Beavers vows to take stand in tax case: ‘It should be interesting’
BY KIM JANSSEN Federal Courts Reporter email@example.com March 10, 2013 4:20PM
Cook County Commissioner William Beavers enters the Dirksen Federal buillding for the start of his tax trial Monday, March 11, 2013 | Brian Jackson~Sun Times
Updated: April 12, 2013 6:13AM
When his trial was delayed before Christmas, Cook County Commissioner William Beavers walked out of Chicago’s downtown federal courthouse with the immortal big-guy words, “I’m going to Gibsons to get me a steak.”
On Monday morning, his beef with the U.S. government is back on.
And this time, there’s little chance the expected weeklong tax fraud trial will be postponed.
“I still plan to take the stand,” the sharp-suited, baritone-voiced former alderman and self-described “hog with the big nuts” told the Chicago Sun-Times during a brief telephone interview last week. “It should be interesting.”
Between the government’s allegations that Beavers improperly used campaign cash to bankroll a losing run at the Horseshoe Casino in Hammond, and Beaver’s counter claims that the feds are only going after him because he refused to wire up against Cook County Commissioner John Daley, there’s certainly the potential for courtroom theater.
In preliminary hearings and court filings, prosecutors have presented the case against Beavers as a virtual slam dunk. Beavers simply failed to pay taxes on $225,000 he took from his campaign fund to spend on personal expenses, including his pension and a gambling spree, they say.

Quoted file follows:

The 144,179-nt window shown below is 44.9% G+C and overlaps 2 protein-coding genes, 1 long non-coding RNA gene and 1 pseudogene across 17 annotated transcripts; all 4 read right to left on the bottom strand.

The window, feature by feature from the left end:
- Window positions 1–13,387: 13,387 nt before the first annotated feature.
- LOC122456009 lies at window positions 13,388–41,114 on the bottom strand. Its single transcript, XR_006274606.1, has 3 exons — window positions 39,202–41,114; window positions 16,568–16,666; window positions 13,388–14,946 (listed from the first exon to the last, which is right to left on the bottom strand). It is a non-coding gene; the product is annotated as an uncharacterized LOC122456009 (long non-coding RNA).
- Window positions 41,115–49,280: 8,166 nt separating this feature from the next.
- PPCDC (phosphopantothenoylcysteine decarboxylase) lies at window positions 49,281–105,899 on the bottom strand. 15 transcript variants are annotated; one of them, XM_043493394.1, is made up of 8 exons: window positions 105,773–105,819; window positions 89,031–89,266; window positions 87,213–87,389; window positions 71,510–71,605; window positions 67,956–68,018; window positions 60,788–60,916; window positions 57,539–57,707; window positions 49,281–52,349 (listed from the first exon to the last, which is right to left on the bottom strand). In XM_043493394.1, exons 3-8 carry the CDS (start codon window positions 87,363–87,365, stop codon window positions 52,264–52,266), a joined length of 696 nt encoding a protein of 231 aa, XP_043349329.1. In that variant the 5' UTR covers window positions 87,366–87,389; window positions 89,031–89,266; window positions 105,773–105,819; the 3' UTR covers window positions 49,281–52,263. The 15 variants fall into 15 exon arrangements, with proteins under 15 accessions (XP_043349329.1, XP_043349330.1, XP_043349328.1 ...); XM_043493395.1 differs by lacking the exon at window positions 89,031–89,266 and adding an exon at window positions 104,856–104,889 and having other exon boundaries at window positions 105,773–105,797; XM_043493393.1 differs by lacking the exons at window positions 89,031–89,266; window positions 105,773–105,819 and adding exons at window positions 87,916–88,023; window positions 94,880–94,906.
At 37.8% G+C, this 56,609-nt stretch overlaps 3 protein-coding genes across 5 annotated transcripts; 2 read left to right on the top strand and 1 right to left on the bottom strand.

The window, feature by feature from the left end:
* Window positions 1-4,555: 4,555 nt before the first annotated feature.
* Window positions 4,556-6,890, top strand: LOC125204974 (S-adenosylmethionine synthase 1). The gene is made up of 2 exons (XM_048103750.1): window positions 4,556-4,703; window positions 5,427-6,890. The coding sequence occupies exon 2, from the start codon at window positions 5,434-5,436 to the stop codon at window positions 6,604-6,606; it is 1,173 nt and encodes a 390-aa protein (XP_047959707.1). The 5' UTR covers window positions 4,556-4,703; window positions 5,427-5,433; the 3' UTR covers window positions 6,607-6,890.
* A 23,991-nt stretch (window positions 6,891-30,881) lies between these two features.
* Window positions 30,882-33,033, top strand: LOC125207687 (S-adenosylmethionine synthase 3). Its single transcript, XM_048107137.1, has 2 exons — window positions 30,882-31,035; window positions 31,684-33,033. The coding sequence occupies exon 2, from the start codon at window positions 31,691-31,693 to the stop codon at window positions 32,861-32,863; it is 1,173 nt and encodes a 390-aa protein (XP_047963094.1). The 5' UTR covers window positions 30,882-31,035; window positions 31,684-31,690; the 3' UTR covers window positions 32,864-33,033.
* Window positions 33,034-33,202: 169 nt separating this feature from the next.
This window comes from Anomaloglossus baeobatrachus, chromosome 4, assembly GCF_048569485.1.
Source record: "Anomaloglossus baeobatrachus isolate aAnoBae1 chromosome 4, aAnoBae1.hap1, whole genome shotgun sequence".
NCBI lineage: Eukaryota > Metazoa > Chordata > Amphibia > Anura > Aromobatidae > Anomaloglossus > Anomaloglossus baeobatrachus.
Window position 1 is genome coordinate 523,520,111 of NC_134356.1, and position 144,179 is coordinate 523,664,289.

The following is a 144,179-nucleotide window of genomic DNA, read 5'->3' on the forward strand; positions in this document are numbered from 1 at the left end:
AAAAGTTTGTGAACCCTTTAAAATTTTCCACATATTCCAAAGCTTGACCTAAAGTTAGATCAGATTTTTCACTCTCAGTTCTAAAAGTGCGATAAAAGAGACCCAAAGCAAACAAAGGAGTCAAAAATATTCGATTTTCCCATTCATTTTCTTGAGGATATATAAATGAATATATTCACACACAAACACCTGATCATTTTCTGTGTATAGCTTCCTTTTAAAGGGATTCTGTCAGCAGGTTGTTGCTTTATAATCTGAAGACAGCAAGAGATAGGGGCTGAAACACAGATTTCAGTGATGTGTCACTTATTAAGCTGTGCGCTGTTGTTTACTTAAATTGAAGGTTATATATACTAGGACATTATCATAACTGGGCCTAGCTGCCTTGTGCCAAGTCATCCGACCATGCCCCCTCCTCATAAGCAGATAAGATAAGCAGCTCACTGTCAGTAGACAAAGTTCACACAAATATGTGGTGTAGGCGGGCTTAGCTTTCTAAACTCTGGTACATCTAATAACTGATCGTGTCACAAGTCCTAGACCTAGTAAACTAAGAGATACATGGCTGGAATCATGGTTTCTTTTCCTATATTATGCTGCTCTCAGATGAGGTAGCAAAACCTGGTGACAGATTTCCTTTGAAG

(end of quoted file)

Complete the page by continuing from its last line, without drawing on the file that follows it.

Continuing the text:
But Beavers’ large legal team — Sam Adam Jr., Aaron Goldstein, Lauren Kaeseberg, Sheldon Sorosky and Vic Henderson — says he amended his tax returns and paid the missing taxes back once he realized he had made an honest mistake.
Because of a ruling Judge James Zagel made late last year, however, they won’t get to make that argument to jurors unless Beavers testifies.
Beavers also will have to take the stand if he wants jurors to hear about a meeting he had with federal agents at which Daley’s last name came up during a conversation about cooperating, Zagel ruled last year.
Daley has dismissed Beavers’ comments, saying it’s a way for the fellow Chicago Democrat to turn the spotlight away from his alleged legal problems.
Beavers faces up to three years behind bars, fines and the automatic loss of his job if convicted.
If those potential punishments were already clear in December, the recent guilty plea and public disgrace of the woman who took Beavers’ seat on the Chicago City Council, Sandi Jackson, have only further dramatized the stakes for his long and proud career as a municipal power broker.
While Jackson and her husband Jesse Jr.’s campaign-finance fraud case is unrelated to Beavers’ indictment, the Jacksons’ convictions could yet prove an outside factor in Beavers’ trial “should some potential juror have it in the back of their mind,” Sorosky said.
But Henderson, whose ill health in December caused the trial’s delay, struck a confident note on the eve of the trial. “This is a retaliation case disguised as a tax case — if the commissioner had capitulated and agreed to wear a wire against John Daley, he wouldn’t have been charged,” he said.
Describing Beavers as “a stand-up guy,” Henderson added, “Thank God there are people out there that don’t capitulate to the government.”
Beavers, too, was unruffled.
“I’m looking forward to it,” he said, with typical machismo.